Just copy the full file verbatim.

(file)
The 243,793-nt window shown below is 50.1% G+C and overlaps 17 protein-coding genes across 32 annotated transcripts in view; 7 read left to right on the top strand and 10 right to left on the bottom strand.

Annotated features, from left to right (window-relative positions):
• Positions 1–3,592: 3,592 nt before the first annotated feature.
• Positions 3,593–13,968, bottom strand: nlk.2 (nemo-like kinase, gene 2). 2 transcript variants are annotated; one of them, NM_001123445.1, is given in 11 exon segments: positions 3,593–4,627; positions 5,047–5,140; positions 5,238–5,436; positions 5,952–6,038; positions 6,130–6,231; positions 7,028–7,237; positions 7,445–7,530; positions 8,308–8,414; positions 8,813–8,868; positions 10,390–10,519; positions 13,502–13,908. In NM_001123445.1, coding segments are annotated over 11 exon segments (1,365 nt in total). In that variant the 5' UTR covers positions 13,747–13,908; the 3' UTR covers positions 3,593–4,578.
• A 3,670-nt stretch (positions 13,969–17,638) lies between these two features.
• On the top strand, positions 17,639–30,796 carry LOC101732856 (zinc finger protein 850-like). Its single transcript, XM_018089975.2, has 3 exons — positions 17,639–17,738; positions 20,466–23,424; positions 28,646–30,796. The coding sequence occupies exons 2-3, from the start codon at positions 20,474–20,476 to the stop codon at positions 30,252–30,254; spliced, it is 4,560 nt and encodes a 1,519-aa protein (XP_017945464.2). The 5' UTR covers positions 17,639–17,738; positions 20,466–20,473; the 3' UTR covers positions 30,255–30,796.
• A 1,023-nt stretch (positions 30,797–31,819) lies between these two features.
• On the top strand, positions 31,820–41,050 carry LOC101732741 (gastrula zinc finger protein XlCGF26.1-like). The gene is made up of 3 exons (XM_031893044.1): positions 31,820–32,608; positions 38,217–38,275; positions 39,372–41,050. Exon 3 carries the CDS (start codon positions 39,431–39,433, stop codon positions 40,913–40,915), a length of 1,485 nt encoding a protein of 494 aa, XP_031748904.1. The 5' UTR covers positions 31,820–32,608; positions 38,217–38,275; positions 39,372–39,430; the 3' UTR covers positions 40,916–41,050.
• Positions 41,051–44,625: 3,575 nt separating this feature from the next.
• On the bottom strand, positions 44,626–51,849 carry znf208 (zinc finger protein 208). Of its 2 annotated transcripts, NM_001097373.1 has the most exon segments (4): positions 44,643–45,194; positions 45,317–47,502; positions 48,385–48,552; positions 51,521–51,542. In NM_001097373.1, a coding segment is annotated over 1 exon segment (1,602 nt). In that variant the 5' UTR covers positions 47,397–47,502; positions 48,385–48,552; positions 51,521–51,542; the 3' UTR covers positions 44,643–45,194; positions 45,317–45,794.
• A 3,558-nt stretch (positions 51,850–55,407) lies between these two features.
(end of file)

The 243,793-nt window shown below is 50.1% G+C and overlaps 17 protein-coding genes across 32 annotated transcripts in view; 7 read left to right on the top strand and 10 right to left on the bottom strand.

Annotated features, from left to right (window-relative positions):
• Positions 1–3,592: 3,592 nt before the first annotated feature.
• Positions 3,593–13,968, bottom strand: nlk.2 (nemo-like kinase, gene 2). 2 transcript variants are annotated; one of them, NM_001123445.1, is given in 11 exon segments: positions 3,593–4,627; positions 5,047–5,140; positions 5,238–5,436; positions 5,952–6,038; positions 6,130–6,231; positions 7,028–7,237; positions 7,445–7,530; positions 8,308–8,414; positions 8,813–8,868; positions 10,390–10,519; positions 13,502–13,908. In NM_001123445.1, coding segments are annotated over 11 exon segments (1,365 nt in total). In that variant the 5' UTR covers positions 13,747–13,908; the 3' UTR covers positions 3,593–4,578.
• A 3,670-nt stretch (positions 13,969–17,638) lies between these two features.
• On the top strand, positions 17,639–30,796 carry LOC101732856 (zinc finger protein 850-like). Its single transcript, XM_018089975.2, has 3 exons — positions 17,639–17,738; positions 20,466–23,424; positions 28,646–30,796. The coding sequence occupies exons 2-3, from the start codon at positions 20,474–20,476 to the stop codon at positions 30,252–30,254; spliced, it is 4,560 nt and encodes a 1,519-aa protein (XP_017945464.2). The 5' UTR covers positions 17,639–17,738; positions 20,466–20,473; the 3' UTR covers positions 30,255–30,796.
• A 1,023-nt stretch (positions 30,797–31,819) lies between these two features.
• On the top strand, positions 31,820–41,050 carry LOC101732741 (gastrula zinc finger protein XlCGF26.1-like). The gene is made up of 3 exons (XM_031893044.1): positions 31,820–32,608; positions 38,217–38,275; positions 39,372–41,050. Exon 3 carries the CDS (start codon positions 39,431–39,433, stop codon positions 40,913–40,915), a length of 1,485 nt encoding a protein of 494 aa, XP_031748904.1. The 5' UTR covers positions 31,820–32,608; positions 38,217–38,275; positions 39,372–39,430; the 3' UTR covers positions 40,916–41,050.
• Positions 41,051–44,625: 3,575 nt separating this feature from the next.
• On the bottom strand, positions 44,626–51,849 carry znf208 (zinc finger protein 208). Of its 2 annotated transcripts, NM_001097373.1 has the most exon segments (4): positions 44,643–45,194; positions 45,317–47,502; positions 48,385–48,552; positions 51,521–51,542. In NM_001097373.1, a coding segment is annotated over 1 exon segment (1,602 nt). In that variant the 5' UTR covers positions 47,397–47,502; positions 48,385–48,552; positions 51,521–51,542; the 3' UTR covers positions 44,643–45,194; positions 45,317–45,794.
• A 3,558-nt stretch (positions 51,850–55,407) lies between these two features.